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12th NANI PALKHIVALA MEMORIAL NATIONAL TAXMOOT COURT

COMPETITION 2016

Team Code_____

IN THE HIGH COURT OF JUDICATURE AT MADRAS


(Ordinary Original Civil Jurisdiction)
IN APPEAL NO. _____ OF 2014
IN THE MATTER OF:
The Income-Tax Act, 1961
And
IN THE MATTER OF:
Section 260A of the Income-Tax Act, 1961
And
IN THE MATTER OF:
Order dated 24th October, 2015 by the
Income-Tax Appellate Tribunal, Chennai,
for the Assessment Year 2013-14.

PRINCIPAL COMMISSIONER OF INCOME TAX


(Appellant)
Versus
M/S GLOBAL APPLIANCES INDIA LIMITED
(Respondent)

-MEMORANDUM for THE RESPONDENT-

-Contents-

-Respondent-

CONTENTS
INDEX OF ABBREVIATIONS........................................................................................................
INDEX OF AUTHORITIES..............................................................................................................
STATEMENT OF JURISDICTION..................................................................................................
STATEMENT OF FACTS..............................................................................................................
STATEMENT OF ISSUES............................................................................................................
SUMMARY OF ARGUMENTS.....................................................................................................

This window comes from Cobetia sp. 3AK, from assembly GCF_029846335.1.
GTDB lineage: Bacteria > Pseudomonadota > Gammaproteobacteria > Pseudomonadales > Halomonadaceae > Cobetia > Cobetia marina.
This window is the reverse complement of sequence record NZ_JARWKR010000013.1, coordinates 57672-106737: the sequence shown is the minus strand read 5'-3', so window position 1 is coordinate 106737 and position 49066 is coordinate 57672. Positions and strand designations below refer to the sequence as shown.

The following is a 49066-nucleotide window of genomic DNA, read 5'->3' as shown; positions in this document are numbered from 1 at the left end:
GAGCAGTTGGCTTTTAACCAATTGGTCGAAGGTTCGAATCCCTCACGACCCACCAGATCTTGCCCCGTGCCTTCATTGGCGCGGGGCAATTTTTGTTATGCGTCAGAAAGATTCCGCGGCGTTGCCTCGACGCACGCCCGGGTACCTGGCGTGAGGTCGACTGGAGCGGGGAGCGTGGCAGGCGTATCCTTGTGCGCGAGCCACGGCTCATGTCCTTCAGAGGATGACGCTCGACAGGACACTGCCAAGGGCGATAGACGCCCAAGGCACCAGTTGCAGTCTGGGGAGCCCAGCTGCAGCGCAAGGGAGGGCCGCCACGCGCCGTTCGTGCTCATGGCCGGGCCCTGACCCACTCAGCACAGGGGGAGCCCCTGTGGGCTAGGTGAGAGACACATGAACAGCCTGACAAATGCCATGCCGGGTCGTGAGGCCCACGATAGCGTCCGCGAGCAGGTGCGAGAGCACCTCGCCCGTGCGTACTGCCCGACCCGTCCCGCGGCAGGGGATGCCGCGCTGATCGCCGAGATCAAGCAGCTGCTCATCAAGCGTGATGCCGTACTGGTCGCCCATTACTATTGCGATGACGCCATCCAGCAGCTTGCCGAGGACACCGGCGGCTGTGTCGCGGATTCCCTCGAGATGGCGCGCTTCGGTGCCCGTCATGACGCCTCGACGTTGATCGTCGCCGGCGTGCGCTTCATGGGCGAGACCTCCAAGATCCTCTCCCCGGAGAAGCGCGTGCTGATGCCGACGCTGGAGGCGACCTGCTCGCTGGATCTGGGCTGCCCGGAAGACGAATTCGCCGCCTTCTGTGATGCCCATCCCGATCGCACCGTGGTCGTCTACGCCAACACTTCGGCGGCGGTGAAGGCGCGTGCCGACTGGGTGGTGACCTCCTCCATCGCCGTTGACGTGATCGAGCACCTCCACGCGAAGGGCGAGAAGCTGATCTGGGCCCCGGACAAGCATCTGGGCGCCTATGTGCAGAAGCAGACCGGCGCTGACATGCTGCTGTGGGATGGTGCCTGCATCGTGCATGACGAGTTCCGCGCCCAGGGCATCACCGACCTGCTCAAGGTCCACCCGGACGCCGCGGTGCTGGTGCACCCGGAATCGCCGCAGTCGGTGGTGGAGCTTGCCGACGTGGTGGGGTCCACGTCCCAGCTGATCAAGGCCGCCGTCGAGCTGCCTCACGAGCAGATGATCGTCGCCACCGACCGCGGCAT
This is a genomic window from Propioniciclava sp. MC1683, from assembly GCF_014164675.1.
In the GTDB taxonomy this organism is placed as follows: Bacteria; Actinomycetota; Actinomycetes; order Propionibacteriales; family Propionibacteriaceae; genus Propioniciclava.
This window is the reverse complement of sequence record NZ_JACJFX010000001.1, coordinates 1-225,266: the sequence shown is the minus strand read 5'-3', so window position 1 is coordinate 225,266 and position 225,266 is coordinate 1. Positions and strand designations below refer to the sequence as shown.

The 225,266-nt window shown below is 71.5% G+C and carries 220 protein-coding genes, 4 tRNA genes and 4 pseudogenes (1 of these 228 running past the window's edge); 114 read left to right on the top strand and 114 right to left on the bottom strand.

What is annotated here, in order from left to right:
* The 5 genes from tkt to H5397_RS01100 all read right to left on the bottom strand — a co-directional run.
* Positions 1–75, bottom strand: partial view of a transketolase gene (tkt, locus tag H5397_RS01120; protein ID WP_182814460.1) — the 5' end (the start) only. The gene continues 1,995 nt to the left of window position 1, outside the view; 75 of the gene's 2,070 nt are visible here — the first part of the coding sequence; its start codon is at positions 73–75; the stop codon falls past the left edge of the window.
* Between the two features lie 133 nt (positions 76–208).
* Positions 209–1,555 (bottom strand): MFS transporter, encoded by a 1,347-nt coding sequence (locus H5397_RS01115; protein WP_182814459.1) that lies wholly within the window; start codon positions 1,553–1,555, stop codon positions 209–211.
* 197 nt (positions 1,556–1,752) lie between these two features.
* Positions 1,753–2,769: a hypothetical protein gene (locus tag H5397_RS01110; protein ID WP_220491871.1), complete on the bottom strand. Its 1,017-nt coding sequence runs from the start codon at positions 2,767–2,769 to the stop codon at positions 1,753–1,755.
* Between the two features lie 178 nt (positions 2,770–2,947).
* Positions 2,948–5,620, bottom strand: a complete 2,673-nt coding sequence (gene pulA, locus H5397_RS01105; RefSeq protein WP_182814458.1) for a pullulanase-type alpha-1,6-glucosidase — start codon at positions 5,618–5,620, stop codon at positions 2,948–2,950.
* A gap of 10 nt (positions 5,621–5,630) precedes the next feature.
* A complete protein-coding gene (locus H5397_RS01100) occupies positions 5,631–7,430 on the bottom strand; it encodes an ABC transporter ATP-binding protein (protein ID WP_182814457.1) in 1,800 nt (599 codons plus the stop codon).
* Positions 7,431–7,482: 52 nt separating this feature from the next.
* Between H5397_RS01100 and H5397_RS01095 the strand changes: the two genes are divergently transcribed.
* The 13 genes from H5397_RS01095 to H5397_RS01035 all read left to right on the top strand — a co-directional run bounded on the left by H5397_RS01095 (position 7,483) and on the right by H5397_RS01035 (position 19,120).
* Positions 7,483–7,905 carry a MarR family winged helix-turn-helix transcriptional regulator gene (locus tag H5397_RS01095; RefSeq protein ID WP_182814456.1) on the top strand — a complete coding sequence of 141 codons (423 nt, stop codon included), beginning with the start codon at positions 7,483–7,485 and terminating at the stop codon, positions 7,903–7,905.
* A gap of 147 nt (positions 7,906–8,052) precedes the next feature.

ARGUMENTS ADVANCED..........................................................................................................
1.
WHETHER THE WORD ANY SUCCEEDED BY THE WORD RELIEF
UNDER SECTION

90(4) OF INCOME TAX ACT, 1961 COVERS THE AVOIDANCE

OF DOUBLE TAXATION?......................................................................................................

1.1 The word Relief and Avoidance are altogether two different things
specifically dealt under two different clauses...................................................................
1.2 The word Relief bears the same meaning all through the provision.....................
2
WHETHER TRC IS A PRE-REQUISITE FOR CLAIMING ANY BENEFIT
UNDER INDIA

US TAX TREATY?........................................................................................

2.1 TRC is pre-requisite only for claiming relief but not for claiming
avoidance..........................................................................................................................
2.2 Strict interpretation is to be adopted while enforcing taxing statute.........................
3.
WHETHER MAP ORDER AND POEM WOULD DISENTITE ASSESSEE
FROM CLAIMING BENEFEITS UNDER INDIA

US TAX TREATY?........................................

3.1 ISI qualifies the test of resident as per Article 4 of India US treaty
-73.2. Fees received towards rendering of Consultancy Services is not taxable
as per Article 12(4)(b) of India USA Tax Treaty..............................................................
3.3. Even applicability of India German Treaty would not make the payment
of consultancy services taxable by virtue of MFN clause..............................................